medical problems will usually attend during the daytime and hence the development of the
    medical rapid assessment clinic. This will allow patients to be assessed by a consultant,
    undergo tests, and, if well enough, be allowed to go home rather than be admitted to
    hospital.

    In relation to the additional A&E patients to be treated at Durham and Darlington, these
    would be the most acutely ill patients who would need admission and treatment from a
    specialist. Two thirds of “A&E” patients will continue to be treated at Bishop Auckland. It
    was explained that no two hospitals offer the same A&E service. There have been
    occasions when patients have presented themselves at Bishop Auckland and have had to
    be transferred in an emergency to Durham or Darlington.

7.3 Planned care considerations

    It was explained that if Darlington were to become the planned care centre it would cost
    £120M to make the changes to support this move – mainly to extend the Bishop Auckland
    site, which is the smallest of the three hospitals, to absorb the additional acute workload.
    Analysis of patient flows indicates that this option would have serious effect on the Trust’s
    income. The largest conurbations are at the north and south of the County and to be
    sustainable as a business they need to retain Darlington and Durham as acute sites. It was
    further explained that a scheme is underway to renew the infrastructure of Darlington and
    has been ongoing for the last 18 months. This work would still need to be undertaken even
    if Darlington became the planned care centre. The Trust does not expect there to be a
    movement of patients from Darlington when the new hospital at Wynyard Park (between
    Stockton and Hartlepool) opens. To the south of Darlington, North Yorkshire PCT is
    carrying out a review of services in Hambleton and Richmondshire, which includes services
    at the Friarage, and Darlington may benefit from any changes.


         19
                                                       Durham County Council’s Joint Health Overview and
                                                         Scrutiny Committee: Report on Seizing the Future



    It is expected that work currently undertaken in hospitals will be provided more locally in the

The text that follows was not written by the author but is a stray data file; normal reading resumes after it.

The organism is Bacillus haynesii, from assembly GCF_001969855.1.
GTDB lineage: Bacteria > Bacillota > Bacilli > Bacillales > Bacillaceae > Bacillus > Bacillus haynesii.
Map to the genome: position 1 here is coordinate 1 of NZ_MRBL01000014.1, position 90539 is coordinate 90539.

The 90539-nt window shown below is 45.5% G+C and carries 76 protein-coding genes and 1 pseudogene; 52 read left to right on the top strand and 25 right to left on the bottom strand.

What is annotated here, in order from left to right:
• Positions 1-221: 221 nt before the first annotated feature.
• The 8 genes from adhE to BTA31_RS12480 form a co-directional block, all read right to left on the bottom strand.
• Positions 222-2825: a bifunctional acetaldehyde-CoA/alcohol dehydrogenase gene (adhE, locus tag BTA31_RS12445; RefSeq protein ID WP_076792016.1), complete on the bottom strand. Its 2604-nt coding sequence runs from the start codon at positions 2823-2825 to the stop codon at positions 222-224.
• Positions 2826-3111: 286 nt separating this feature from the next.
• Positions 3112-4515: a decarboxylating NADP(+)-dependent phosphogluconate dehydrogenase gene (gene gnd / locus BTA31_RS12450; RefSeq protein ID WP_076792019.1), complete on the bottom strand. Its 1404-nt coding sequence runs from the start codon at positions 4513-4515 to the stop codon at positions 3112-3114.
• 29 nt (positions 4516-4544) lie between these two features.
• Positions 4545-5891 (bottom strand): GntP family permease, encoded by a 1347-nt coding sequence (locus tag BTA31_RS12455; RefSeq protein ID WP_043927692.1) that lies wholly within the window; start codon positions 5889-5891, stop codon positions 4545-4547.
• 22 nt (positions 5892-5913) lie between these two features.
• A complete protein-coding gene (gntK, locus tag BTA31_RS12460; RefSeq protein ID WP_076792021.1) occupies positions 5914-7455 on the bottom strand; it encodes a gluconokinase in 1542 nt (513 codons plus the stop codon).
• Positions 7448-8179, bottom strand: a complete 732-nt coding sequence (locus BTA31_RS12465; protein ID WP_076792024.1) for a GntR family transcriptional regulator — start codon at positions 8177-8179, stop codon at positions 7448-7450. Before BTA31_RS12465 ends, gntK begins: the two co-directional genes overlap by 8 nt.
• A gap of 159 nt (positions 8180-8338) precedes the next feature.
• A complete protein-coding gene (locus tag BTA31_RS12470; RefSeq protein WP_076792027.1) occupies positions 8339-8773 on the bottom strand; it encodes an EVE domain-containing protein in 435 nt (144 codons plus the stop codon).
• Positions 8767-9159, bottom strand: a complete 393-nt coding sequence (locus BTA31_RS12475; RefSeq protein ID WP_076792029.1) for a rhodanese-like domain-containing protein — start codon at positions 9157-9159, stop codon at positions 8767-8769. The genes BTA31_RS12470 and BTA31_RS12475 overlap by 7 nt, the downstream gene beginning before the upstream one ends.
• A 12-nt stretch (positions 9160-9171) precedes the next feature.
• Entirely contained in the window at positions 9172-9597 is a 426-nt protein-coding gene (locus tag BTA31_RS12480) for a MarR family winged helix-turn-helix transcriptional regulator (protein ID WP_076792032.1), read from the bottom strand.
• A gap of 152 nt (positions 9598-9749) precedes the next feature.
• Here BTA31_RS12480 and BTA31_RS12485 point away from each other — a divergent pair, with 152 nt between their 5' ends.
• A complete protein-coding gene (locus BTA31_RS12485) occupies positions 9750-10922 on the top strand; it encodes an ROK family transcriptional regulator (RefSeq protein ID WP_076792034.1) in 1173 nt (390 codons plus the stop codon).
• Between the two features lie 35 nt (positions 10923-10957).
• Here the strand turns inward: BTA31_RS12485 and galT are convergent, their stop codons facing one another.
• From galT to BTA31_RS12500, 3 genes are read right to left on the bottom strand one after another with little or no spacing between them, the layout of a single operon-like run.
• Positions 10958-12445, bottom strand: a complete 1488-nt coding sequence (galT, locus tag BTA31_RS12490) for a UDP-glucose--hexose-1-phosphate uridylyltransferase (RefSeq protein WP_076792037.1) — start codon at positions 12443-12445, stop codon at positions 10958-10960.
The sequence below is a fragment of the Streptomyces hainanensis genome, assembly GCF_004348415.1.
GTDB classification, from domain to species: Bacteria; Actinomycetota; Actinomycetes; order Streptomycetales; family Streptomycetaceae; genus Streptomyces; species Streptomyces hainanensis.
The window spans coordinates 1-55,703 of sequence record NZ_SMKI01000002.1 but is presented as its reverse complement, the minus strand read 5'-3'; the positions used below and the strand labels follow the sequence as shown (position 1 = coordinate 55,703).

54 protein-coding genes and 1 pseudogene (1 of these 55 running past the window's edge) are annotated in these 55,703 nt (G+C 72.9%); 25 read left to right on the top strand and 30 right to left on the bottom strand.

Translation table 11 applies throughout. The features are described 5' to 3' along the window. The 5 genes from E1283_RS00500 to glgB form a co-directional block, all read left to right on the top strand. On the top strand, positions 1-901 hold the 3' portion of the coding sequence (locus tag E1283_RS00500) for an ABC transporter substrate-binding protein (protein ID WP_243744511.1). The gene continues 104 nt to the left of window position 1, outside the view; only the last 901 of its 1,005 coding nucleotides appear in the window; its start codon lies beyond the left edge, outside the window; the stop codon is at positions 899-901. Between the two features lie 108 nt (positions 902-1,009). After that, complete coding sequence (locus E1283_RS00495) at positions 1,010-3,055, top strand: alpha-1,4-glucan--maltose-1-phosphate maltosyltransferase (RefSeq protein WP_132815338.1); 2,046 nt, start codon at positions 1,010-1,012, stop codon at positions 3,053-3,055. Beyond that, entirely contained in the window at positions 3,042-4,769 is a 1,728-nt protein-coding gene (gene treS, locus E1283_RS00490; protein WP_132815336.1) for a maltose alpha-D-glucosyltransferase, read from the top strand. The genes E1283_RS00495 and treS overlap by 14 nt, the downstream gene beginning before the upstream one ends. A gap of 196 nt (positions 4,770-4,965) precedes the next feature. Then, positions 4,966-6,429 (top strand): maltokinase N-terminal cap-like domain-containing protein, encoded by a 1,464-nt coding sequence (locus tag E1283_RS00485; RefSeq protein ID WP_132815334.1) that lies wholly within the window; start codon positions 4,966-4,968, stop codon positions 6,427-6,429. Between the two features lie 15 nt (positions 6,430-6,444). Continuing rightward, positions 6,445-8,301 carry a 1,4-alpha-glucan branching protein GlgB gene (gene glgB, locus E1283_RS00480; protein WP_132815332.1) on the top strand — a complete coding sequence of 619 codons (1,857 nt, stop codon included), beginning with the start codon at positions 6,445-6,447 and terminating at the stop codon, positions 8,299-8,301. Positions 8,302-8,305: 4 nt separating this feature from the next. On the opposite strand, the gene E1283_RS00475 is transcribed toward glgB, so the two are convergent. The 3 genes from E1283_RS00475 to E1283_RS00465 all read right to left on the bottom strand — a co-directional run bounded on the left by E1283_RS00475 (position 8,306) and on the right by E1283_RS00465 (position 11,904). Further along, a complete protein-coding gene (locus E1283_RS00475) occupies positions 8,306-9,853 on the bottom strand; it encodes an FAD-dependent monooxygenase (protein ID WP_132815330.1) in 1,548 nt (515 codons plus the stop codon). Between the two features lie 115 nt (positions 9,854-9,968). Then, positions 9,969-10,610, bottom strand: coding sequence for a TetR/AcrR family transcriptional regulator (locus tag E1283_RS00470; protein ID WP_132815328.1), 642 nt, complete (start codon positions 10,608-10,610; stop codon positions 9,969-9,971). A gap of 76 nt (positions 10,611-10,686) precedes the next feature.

future such as diagnostics and assessments. The primary consultation should be made as
    close to where the patient lives. However it was explained that patients may then need to
    travel a little further in order to receive specialist treatment. It is expected that routine care
    will be accessed closer to home. In order to make best use of existing facilities the Trust
    will be offering more day surgery at Shotley Bridge. Consultants from UHND also hold
    clinics at Shotley Bridge and Chester-le-Street and other settings and perform surgery at
    Shotley Bridge as well as in Durham. The Trust has evidence that patients are willing to
    travel if they receive a high quality service. There will be the option to receive rehabilitation
    services at Shotley Bridge but there may be some patients who need intensive
    rehabilitation to go to Bishop Auckland. It was further explained that if acute care is
    concentrated on two sites then other services will have to move and this will result in more
    services being provided locally.

    The Working Group was informed that the Trust had to bid against North Tees and
    Gateshead for the colorectal screening unit. If they had not been successful all County
    Durham patients would have had to travel further for screening. The colorectal screening
    unit will be at Bishop Auckland and all patients will have to travel there for screening.

    In relation to services at Shotley Bridge it was confirmed that there are no plans to
    downgrade services at the site. Patients treated at Shotley Bridge will not be expected to
    travel to Bishop Auckland. Some patients from the Durham and Chester le Street areas will
    need to travel to Bishop Auckland or Shotley Bridge for day surgery.

7.4 Paediatrics

    In terms of the paediatric services, the Working Group were informed that at present there
    are two acute services at Durham and Darlington. At Bishop Auckland acutely ill children
    are seen by clinicians and they might stay overnight if they are stable and won’t require
    medical attention during the night. No new admissions are taken in overnight at Bishop